Posts Tagged ‘Lange’

This Week in Little Bighorn History

John F. Donohue died in Butte, Montana, on December 3, 1924. He was a Private in Company K who participated in the hilltop fight during the Battle of the Little Bighorn.

William H. Baker was born on December 3, 1848 in Golconda, Illinois. He was a Private in Company E who was killed with Custer’s Column.

Thomas James Stowers, who claimed to be a Sole Survivor of the battle, was also born on December 3, 1848, in Bucks County, Pennsylvania. He was a Private in Company B who was with the pack train and in the hilltop fight.

Frank Berwald was born on December 3, 1852, in Posen, Poland. He was a Private in Company E who was with the pack train and in the hilltop fight.

John E. Hammon (left) was born in Lynchburg, Ohio, on December 4, 1857. He was a Corporal in Company G who participated in the valley and hilltop fights.

John McCabe died on December 4, 1891, in Washington, D.C. He was a Private in Company B who was with the pack train and in the hilltop fight.

John B. Ascough died in Columbus, Ohio, on December 4, 1903, and was buried in Old Greencastle Cemetery in Dayton, Montgomery County, Ohio. He was a Private in Company D who participated in the hilltop fight.

George A. Rudolph died on December 4, 1924, in Eddyville, New York. He was a Private in the Band, so he was not present at the battle. He was on detached service at Powder River, Montana.

Charles Henry Bishop died in St. Louis, Missouri, on December 4, 1929, and was buried in Greenwood Cemetery in Fairview Heights, St. Clair County, Missouri. He was a Private in Company H who was wounded during the hilltop fight.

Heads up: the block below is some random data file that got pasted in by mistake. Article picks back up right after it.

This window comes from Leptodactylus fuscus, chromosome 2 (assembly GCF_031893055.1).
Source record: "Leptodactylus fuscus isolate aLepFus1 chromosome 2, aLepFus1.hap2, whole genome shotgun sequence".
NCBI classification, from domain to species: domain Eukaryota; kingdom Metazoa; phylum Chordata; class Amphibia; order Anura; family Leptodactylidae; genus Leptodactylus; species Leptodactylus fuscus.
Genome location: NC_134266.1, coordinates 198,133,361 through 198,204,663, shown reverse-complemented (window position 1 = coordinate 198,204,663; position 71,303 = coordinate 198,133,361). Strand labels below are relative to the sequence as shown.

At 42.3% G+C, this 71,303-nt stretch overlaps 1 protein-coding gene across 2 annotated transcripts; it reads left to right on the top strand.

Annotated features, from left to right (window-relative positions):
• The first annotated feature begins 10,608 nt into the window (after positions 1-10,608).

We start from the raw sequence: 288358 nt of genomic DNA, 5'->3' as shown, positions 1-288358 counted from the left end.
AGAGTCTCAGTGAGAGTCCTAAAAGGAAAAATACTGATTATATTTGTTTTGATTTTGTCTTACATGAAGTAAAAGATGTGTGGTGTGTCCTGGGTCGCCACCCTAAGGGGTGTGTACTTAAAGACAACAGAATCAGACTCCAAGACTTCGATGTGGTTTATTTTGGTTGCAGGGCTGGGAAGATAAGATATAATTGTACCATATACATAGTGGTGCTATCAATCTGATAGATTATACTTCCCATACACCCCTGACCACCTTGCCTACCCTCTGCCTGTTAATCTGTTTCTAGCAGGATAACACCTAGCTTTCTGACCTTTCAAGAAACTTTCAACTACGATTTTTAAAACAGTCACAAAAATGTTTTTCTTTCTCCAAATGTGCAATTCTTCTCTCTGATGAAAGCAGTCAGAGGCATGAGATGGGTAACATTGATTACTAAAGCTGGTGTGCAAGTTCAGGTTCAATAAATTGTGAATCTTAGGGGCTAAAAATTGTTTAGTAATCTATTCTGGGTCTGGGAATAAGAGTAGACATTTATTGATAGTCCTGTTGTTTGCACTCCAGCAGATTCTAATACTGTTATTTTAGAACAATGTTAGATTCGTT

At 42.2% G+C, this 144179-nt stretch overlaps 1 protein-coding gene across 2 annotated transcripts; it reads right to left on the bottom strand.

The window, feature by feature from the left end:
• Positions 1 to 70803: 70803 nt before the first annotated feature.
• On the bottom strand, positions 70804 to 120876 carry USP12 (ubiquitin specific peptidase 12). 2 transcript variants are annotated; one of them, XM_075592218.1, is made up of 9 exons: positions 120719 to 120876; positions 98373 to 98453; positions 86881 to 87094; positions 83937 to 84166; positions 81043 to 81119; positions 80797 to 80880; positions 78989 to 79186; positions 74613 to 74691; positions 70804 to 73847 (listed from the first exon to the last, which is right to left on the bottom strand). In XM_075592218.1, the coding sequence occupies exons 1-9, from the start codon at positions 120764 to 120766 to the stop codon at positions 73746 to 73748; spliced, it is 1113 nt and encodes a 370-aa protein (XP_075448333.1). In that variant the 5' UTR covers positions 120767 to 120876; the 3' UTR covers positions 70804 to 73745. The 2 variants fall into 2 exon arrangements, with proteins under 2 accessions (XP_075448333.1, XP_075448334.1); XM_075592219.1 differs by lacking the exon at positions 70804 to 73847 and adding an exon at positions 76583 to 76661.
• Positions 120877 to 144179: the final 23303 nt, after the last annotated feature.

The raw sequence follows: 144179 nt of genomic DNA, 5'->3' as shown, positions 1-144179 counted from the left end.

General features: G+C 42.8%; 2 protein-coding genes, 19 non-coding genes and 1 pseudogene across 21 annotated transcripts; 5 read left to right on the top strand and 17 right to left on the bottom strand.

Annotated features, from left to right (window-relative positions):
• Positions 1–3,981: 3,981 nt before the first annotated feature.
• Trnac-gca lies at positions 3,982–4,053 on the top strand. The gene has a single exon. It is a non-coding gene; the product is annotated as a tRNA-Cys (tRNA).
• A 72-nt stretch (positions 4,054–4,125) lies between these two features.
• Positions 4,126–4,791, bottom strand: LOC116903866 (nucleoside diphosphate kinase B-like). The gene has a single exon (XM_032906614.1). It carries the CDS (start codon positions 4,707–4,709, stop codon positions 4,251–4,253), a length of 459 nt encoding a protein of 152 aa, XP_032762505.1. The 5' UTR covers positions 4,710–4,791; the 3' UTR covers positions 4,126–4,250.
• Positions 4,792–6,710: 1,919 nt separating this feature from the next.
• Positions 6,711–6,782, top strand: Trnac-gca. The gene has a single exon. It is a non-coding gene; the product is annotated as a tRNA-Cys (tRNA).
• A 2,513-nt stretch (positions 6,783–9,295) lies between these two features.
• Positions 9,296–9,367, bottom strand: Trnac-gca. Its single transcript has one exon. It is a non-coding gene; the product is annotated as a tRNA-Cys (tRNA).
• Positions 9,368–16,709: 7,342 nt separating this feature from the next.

George Armstrong Custer (left) was born on December 5, 1839, in New Rumley, Ohio. The Custer Memorial Association will celebrate his birth in New Rumley, Ohio, on Saturday, December 9, 2017. See Facebook for information: https://www.facebook.com/Custer-Memorial-Association-151535381571759/.

Isaac Fowler (right) of Company C died on December 5, 1881, in Union City, Indiana, and was buried in the Union City Cemetery there. He was a Private in Company C who was with the pack train and in the hilltop fight.

Martin McCue died on December 6, 1923, at Barnes Hospital in Washington, D.C., and was buried in the Soldiers’ Home National Cemetery there. He was a Private in Company K who participated in the hilltop fight.

Henry August Lange was born in Hanover, Germany, on December 7, 1851. He was a Private in Company E who was with the pack train and in the hilltop fight.

Andrew Humes Nave died on December 7, 1924, in Knoxville, Tennessee, and was buried in Highland Memorial Cemetery there. He was a Second Lieutenant with Company I who was not present at the battle due to illness.